Six Wild Predictions For The Future Of Humanity

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Six Wild Predictions For The Future Of Humanity

26 February 2018

Illustration by Mr Giordano Poloni

Why space is the place to be.

We have seen the future, and it involves  on Mars,  having babies, and elevators that you can ride into space. No, we do not possess a crystal ball, just a , called The Future Of Humanity by the American theoretical physicist and futurist Mr Michio Kaku. In his latest book Mr Kaku, who has already written three New York Times bestsellers about futuristic theories, tackles the dilemmas facing humanity when it comes to advancing our species. Concisely laying out a bounty of thoroughly-researched predictions about where on Earth (or, more pertinently, off Earth) humanity is going and how we’re going to go about it, Mr Kaku’s latest work is chock full of futuristic theories worth pondering, six of which we’ve listed below.


Nasa announced in 2004 that it had two rovers on Mars that were searching for past life, and states on its website that it plans to send humans to the Red Planet by the 2030s. When astronauts finally do set foot on Mars and begin to colonise it, they will need to exercise to maintain their health. Because gravity on Mars is slightly more than a third of the gravity on earth, we would be able to jump three times as high. Aerodynamics on Mars is wildly different too, meaning that ball games would have to be modified. Mr Kaku writes that, in the far future, we could even host an  on the planet, incorporating new sports that are not physically possible on Earth.


At present – and despite  being given citizenship in Saudi Arabia last year – we have not been able to create robots that are self-aware. But self-awareness is not the only goal that robot engineers have when it comes to AI. If we could build robots that can replicate themselves, writes Mr Kaku, and deployed them to Mars, for instance, they could grow exponentially: “We could soon have a fleet large enough to do the work of altering the desert landscape. They would mine the soil, construct new factories, and make unlimited copies of themselves cheaply and efficiently… building laser batteries on the moon, assembling gigantic starships in orbit, and laying the foundations for colonies on distant exoplanets.”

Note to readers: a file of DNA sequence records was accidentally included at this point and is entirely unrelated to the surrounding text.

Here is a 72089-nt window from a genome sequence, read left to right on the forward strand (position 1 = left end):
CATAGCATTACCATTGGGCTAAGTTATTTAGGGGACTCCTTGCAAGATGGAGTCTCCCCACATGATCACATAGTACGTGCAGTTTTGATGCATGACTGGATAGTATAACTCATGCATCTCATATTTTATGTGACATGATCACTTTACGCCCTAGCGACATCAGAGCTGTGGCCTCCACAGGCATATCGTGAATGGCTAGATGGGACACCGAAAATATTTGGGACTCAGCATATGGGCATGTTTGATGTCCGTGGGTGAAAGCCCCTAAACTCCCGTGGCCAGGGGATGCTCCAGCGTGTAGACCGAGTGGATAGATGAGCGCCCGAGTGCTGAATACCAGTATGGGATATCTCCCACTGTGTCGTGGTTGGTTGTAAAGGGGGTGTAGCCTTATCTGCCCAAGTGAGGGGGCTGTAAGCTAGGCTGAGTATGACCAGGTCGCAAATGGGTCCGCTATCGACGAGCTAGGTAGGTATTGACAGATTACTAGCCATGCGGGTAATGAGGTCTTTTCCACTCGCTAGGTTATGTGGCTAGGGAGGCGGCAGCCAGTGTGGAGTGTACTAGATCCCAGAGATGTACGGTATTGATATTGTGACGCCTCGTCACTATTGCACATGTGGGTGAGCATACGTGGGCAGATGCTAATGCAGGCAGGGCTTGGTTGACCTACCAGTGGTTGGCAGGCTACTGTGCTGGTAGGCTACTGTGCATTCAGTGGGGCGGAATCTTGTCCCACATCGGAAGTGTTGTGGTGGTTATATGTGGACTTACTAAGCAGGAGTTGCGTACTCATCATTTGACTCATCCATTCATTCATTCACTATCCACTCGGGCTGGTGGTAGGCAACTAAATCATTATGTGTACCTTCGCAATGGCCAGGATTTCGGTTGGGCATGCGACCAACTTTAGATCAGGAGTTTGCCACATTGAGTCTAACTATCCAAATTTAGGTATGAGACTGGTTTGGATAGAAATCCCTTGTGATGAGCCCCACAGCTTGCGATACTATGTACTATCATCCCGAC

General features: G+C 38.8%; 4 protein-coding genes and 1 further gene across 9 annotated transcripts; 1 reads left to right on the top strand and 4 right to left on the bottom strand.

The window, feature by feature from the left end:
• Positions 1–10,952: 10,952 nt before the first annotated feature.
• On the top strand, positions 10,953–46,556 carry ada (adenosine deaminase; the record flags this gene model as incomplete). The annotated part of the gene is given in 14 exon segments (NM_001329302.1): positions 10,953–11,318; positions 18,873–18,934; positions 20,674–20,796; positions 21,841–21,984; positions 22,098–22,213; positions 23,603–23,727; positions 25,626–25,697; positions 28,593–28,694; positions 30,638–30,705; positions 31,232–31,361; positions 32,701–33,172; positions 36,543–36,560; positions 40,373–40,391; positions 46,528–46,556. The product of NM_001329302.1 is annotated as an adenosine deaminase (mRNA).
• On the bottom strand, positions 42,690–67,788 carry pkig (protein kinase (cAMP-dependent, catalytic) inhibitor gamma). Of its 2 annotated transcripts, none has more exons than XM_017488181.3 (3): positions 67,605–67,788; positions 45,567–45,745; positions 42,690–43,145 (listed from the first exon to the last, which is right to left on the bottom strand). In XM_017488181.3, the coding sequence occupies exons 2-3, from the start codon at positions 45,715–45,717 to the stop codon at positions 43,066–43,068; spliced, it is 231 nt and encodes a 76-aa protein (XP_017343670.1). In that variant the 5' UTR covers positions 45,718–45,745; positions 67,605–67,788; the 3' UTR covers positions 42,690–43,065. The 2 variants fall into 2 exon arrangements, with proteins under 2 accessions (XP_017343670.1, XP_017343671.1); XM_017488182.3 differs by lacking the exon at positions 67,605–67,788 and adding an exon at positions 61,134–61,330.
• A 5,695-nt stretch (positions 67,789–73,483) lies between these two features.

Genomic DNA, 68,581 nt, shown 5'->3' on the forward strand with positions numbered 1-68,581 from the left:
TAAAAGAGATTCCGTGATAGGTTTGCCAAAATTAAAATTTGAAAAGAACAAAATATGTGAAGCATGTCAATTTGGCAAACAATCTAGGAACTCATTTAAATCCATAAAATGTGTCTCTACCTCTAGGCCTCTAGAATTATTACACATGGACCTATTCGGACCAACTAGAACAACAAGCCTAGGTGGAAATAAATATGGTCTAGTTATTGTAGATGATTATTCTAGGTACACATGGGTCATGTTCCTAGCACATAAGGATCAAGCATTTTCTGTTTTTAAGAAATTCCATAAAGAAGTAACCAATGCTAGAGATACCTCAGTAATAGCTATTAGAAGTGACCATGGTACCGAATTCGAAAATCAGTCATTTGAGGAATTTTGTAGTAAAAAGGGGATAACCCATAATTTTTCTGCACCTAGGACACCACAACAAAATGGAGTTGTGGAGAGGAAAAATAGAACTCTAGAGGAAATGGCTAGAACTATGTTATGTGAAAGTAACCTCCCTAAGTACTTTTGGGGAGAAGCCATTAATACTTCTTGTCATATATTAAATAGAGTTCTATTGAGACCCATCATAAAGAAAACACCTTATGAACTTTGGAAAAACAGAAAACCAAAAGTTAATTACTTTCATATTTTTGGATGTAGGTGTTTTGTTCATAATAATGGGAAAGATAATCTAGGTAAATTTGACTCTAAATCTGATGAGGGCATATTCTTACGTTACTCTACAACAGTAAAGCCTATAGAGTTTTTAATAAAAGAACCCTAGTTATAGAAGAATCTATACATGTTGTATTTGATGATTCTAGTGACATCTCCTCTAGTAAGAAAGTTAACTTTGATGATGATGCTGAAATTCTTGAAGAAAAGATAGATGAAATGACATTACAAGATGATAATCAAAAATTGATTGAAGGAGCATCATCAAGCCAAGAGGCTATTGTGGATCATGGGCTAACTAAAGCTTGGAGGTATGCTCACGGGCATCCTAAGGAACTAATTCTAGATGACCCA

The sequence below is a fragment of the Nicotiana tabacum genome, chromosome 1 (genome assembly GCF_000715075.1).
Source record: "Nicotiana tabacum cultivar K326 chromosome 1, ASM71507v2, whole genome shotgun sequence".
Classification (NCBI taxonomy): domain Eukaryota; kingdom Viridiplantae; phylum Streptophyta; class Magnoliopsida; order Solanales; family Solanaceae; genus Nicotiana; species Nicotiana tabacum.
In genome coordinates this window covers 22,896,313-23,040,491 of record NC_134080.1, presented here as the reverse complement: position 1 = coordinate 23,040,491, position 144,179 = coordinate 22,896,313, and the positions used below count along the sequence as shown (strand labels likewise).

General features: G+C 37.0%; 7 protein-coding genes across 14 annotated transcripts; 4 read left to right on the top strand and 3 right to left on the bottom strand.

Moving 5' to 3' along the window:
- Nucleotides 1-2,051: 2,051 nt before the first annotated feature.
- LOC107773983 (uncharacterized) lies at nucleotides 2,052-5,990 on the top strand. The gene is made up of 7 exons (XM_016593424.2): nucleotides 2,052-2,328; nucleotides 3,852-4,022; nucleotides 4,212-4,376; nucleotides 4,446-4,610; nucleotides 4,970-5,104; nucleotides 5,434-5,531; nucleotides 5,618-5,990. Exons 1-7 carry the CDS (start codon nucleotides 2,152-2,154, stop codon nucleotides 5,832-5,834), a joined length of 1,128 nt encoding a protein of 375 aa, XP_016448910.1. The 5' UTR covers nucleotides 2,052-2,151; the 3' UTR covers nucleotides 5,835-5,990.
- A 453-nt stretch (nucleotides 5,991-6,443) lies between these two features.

Consider the vehicle with which humanity  into space. A rocket? A space ship? What about an elevator? A concept originally explored by the Russian physicist Mr Konstantin Tsiolkovsky after he saw the Eiffel Tower in the 1890s and thought “why not go higher?”, the idea didn’t take off until recently, when the International Academy of Astronautics issued a 350-page report predicting that we may have space elevators as early as 2035, provided there’s enough funding. Mr Kaku writes that “Space elevators would revolutionise our access to outer space, which, instead of remaining the exclusive territory of astronauts and military pilots, could become a playground for children and families. They would offer an efficient new approach to space travel and industry, and make possible the extraterrestrial assembly of complex machinery.”


While humans now live longer than they ever have, the idea that we will eventually be able to pause or even reverse the ageing process of our bodies seems impossibly far away. Another pathway that scientists around the world are developing is uploading the human consciousness to a gigantic database. While having your consciousness confined to a computer is the premise of multiple episodes of , the idea does mean that, technically, we would be able to transcend our withering human bodies and exchange them for identical robotic ones.


Speaking of robots, Mr Kaku says we can assume that if we do encounter evidence of advanced and intelligent extraterrestrial life in the future, it will almost certainly be robotic: “A civilization more advanced than ours will most likely develop artificial intelligence, so they would send robots into space.” This, Mr Kaku says, means the first signs of intelligent life we encounter will likely be mechanical rather than biological, and this may also explain why we don’t pick up their radio transmissions on earth.  take note.


Because the Earth will eventually be swallowed by the sun, the continued survival of humanity depends on us leaving our own planet and starting life on another one. If we do manage to migrate across the galaxy, though, it will potentially take centuries to travel from one planet to another, which means that our race may become increasingly disconnected, which could make for some interesting developments in evolution. “[We] will eventually lose contact with other worlds, and new branches of humanity may emerge that can adapt to radically different environments,” writes Mr Kaku. “Colonists may also genetically and cybernetically modify themselves to adapt to strange environments. Eventually, colonists may not feel any connection to the home planet.”